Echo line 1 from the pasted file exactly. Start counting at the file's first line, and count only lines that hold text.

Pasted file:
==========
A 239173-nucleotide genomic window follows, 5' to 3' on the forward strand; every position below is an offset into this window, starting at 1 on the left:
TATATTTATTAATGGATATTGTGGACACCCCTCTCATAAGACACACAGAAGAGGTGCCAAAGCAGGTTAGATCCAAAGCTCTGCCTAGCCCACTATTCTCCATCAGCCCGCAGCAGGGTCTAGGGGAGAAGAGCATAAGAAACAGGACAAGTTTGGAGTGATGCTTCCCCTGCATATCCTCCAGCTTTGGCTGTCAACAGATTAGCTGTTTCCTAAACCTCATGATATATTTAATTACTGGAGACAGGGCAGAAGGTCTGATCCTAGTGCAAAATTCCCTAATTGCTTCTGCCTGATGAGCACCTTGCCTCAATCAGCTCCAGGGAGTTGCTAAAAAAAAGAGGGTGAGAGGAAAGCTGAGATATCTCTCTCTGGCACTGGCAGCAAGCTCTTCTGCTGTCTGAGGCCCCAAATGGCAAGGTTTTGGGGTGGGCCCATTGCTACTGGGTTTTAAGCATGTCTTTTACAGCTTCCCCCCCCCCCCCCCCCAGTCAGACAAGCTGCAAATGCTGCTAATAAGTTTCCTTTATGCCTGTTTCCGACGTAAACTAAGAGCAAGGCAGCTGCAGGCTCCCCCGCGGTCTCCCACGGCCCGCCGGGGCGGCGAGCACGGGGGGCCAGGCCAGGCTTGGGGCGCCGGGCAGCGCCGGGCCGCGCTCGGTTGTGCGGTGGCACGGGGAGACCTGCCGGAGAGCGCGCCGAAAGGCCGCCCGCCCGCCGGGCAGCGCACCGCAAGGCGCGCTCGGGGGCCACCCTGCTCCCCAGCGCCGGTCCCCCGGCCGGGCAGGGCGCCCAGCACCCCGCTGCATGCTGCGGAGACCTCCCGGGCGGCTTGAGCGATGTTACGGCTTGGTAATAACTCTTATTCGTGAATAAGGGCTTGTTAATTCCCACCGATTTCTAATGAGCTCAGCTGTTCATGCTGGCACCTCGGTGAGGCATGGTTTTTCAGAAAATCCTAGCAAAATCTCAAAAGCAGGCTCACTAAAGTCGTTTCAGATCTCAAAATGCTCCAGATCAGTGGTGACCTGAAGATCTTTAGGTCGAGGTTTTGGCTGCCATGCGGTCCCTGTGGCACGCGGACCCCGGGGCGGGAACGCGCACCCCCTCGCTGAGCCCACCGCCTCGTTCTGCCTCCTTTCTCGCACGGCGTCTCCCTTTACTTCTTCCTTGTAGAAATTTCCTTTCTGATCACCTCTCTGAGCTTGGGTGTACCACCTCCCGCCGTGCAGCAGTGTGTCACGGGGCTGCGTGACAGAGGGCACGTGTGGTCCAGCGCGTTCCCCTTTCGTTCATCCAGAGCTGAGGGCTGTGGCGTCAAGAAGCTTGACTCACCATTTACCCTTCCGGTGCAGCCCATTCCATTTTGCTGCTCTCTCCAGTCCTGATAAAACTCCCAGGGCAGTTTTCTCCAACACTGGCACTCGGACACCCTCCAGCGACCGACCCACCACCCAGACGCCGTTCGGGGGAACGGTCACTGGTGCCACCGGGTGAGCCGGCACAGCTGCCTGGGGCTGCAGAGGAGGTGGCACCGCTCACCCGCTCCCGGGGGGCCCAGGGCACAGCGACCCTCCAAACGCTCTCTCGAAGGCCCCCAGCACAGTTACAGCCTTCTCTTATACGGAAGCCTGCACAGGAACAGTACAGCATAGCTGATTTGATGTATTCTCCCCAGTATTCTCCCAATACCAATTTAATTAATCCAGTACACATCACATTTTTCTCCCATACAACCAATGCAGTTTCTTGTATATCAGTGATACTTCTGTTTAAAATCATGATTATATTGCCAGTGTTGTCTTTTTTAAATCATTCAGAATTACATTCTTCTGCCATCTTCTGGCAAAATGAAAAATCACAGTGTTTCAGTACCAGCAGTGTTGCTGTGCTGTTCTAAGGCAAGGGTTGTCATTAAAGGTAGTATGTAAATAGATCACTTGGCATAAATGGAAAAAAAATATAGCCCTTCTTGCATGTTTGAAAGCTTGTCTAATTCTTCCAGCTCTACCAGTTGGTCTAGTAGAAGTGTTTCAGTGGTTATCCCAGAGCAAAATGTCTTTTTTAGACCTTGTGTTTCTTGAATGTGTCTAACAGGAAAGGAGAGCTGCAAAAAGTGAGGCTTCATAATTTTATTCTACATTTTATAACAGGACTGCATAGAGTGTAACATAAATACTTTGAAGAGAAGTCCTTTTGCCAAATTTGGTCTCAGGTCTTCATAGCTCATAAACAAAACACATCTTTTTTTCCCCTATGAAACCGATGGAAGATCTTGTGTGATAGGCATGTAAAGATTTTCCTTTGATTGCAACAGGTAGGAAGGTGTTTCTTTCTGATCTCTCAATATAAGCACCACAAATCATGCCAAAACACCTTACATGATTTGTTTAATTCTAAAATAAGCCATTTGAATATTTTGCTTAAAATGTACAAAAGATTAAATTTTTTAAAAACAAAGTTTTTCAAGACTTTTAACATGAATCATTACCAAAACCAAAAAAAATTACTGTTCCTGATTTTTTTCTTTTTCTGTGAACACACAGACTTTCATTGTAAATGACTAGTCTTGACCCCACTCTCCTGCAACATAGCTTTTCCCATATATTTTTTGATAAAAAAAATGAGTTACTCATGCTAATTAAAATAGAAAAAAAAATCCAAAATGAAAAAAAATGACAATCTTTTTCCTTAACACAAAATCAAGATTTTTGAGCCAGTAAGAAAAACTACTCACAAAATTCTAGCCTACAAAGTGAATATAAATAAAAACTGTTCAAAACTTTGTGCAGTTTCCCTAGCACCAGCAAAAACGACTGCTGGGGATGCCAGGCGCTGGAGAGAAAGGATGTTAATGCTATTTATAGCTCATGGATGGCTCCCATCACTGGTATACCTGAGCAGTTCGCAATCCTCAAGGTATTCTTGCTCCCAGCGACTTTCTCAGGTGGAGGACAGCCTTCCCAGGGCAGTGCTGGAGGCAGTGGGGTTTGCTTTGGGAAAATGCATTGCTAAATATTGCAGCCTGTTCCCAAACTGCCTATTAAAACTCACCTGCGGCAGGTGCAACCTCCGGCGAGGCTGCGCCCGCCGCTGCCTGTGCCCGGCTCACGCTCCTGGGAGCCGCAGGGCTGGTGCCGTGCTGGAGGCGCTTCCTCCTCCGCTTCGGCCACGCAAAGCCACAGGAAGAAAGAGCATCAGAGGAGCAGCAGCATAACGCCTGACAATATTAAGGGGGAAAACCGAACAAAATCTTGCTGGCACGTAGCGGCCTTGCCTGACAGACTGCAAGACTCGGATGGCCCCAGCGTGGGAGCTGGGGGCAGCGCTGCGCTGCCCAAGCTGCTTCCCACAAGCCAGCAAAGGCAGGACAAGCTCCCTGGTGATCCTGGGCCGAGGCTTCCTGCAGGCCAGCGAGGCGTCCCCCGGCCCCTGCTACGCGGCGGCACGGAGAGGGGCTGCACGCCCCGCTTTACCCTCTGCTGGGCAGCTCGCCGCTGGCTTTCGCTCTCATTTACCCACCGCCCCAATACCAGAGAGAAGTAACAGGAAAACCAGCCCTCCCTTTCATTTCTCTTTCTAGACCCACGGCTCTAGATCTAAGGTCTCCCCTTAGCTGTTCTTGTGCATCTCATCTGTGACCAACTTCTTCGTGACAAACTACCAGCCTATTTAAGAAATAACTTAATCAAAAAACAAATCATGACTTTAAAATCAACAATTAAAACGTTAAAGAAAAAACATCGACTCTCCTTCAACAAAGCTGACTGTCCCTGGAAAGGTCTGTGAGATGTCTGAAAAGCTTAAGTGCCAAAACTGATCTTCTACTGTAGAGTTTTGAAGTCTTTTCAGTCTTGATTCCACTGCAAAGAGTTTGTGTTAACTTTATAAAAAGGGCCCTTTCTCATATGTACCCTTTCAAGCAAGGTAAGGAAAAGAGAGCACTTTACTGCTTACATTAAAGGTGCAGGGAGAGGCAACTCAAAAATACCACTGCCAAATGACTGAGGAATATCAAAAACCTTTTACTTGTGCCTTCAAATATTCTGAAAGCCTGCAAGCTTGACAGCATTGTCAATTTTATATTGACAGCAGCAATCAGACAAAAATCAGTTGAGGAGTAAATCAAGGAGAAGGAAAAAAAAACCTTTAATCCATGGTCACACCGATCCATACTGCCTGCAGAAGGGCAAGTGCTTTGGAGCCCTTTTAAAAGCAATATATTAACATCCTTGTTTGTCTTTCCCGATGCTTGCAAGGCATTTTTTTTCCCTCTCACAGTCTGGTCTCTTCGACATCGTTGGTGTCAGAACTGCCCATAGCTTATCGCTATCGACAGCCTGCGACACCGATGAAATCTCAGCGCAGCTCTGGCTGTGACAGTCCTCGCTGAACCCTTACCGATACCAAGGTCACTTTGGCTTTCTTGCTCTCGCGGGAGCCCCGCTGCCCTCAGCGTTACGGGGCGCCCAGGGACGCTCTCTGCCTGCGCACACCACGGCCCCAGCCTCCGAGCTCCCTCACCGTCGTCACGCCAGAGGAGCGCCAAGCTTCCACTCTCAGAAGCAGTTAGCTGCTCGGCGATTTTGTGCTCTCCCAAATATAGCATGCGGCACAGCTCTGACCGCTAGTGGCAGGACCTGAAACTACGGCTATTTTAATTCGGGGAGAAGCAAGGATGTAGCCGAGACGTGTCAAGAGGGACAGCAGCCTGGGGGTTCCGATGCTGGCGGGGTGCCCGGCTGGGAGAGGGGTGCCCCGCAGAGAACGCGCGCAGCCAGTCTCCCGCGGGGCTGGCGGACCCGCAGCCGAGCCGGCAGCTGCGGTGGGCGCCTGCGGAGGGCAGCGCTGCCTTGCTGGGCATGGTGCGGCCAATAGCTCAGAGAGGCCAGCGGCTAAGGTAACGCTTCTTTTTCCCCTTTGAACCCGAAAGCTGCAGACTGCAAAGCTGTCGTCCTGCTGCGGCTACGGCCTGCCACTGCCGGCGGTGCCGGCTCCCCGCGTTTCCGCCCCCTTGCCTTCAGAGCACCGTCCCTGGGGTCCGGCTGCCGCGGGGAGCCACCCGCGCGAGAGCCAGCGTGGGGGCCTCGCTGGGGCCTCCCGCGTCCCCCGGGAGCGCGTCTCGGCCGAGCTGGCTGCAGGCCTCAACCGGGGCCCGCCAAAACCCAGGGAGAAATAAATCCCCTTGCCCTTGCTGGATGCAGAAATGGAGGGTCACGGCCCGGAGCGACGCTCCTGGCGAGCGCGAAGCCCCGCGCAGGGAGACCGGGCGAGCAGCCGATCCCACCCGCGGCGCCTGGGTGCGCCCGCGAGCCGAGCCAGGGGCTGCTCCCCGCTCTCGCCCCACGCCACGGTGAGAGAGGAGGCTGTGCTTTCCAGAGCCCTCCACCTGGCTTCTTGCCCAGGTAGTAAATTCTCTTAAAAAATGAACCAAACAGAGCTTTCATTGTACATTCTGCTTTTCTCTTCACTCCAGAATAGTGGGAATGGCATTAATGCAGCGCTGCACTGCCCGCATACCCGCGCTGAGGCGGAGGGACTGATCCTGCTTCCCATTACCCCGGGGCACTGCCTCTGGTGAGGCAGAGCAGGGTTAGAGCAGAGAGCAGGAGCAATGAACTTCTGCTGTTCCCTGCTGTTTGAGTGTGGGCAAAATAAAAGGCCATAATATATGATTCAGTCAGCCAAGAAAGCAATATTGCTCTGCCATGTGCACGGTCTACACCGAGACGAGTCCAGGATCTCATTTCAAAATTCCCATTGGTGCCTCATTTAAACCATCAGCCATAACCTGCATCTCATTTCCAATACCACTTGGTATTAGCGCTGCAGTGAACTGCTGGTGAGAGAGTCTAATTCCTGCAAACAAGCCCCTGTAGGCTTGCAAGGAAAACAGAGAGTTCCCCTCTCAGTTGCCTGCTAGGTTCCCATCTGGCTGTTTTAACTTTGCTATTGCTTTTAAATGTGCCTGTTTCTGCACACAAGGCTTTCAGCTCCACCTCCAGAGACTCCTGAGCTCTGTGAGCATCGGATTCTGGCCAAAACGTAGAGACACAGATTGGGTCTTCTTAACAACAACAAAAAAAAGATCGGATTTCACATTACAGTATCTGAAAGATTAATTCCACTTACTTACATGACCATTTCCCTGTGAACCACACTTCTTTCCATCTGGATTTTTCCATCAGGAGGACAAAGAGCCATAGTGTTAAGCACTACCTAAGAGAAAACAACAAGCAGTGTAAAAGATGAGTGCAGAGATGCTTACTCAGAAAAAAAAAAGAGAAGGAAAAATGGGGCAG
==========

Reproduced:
A 239173-nucleotide genomic window follows, 5' to 3' on the forward strand; every position below is an offset into this window, starting at 1 on the left: